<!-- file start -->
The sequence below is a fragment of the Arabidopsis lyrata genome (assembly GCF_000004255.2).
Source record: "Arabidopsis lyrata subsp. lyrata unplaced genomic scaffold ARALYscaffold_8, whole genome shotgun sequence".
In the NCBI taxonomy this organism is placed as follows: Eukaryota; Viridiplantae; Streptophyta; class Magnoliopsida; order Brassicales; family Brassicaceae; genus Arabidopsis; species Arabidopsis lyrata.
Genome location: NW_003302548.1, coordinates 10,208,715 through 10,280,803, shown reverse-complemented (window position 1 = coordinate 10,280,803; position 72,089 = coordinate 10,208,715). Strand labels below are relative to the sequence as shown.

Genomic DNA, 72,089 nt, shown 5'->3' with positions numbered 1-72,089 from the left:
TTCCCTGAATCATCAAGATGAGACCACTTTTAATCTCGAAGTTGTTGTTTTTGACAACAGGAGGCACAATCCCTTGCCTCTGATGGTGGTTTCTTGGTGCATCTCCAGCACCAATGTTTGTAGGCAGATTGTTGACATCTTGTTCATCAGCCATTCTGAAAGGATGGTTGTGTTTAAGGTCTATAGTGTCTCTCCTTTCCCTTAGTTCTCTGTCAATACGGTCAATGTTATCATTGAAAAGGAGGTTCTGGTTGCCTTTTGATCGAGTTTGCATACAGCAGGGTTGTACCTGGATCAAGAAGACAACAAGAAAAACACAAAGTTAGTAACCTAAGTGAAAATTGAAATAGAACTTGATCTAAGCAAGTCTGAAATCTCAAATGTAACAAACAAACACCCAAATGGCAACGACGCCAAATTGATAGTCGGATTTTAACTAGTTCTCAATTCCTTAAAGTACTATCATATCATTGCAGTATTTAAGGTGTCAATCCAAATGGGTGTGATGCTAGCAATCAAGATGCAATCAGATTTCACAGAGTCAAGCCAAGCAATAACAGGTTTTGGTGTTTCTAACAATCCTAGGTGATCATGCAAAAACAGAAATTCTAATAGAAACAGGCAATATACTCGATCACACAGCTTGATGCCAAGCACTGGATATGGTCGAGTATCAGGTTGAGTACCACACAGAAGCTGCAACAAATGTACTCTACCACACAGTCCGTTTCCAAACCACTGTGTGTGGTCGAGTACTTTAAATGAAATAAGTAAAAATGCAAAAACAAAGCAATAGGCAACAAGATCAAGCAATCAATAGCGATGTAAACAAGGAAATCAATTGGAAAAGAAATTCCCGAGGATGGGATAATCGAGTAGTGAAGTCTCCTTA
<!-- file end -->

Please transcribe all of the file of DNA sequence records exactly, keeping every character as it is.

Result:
The sequence below is a fragment of the Arabidopsis lyrata genome (assembly GCF_000004255.2).
Source record: "Arabidopsis lyrata subsp. lyrata unplaced genomic scaffold ARALYscaffold_8, whole genome shotgun sequence".
In the NCBI taxonomy this organism is placed as follows: Eukaryota; Viridiplantae; Streptophyta; class Magnoliopsida; order Brassicales; family Brassicaceae; genus Arabidopsis; species Arabidopsis lyrata.
Genome location: NW_003302548.1, coordinates 10,208,715 through 10,280,803, shown reverse-complemented (window position 1 = coordinate 10,280,803; position 72,089 = coordinate 10,208,715). Strand labels below are relative to the sequence as shown.

Genomic DNA, 72,089 nt, shown 5'->3' with positions numbered 1-72,089 from the left:
TTCCCTGAATCATCAAGATGAGACCACTTTTAATCTCGAAGTTGTTGTTTTTGACAACAGGAGGCACAATCCCTTGCCTCTGATGGTGGTTTCTTGGTGCATCTCCAGCACCAATGTTTGTAGGCAGATTGTTGACATCTTGTTCATCAGCCATTCTGAAAGGATGGTTGTGTTTAAGGTCTATAGTGTCTCTCCTTTCCCTTAGTTCTCTGTCAATACGGTCAATGTTATCATTGAAAAGGAGGTTCTGGTTGCCTTTTGATCGAGTTTGCATACAGCAGGGTTGTACCTGGATCAAGAAGACAACAAGAAAAACACAAAGTTAGTAACCTAAGTGAAAATTGAAATAGAACTTGATCTAAGCAAGTCTGAAATCTCAAATGTAACAAACAAACACCCAAATGGCAACGACGCCAAATTGATAGTCGGATTTTAACTAGTTCTCAATTCCTTAAAGTACTATCATATCATTGCAGTATTTAAGGTGTCAATCCAAATGGGTGTGATGCTAGCAATCAAGATGCAATCAGATTTCACAGAGTCAAGCCAAGCAATAACAGGTTTTGGTGTTTCTAACAATCCTAGGTGATCATGCAAAAACAGAAATTCTAATAGAAACAGGCAATATACTCGATCACACAGCTTGATGCCAAGCACTGGATATGGTCGAGTATCAGGTTGAGTACCACACAGAAGCTGCAACAAATGTACTCTACCACACAGTCCGTTTCCAAACCACTGTGTGTGGTCGAGTACTTTAAATGAAATAAGTAAAAATGCAAAAACAAAGCAATAGGCAACAAGATCAAGCAATCAATAGCGATGTAAACAAGGAAATCAATTGGAAAAGAAATTCCCGAGGATGGGATAATCGAGTAGTGAAGTCTCCTTA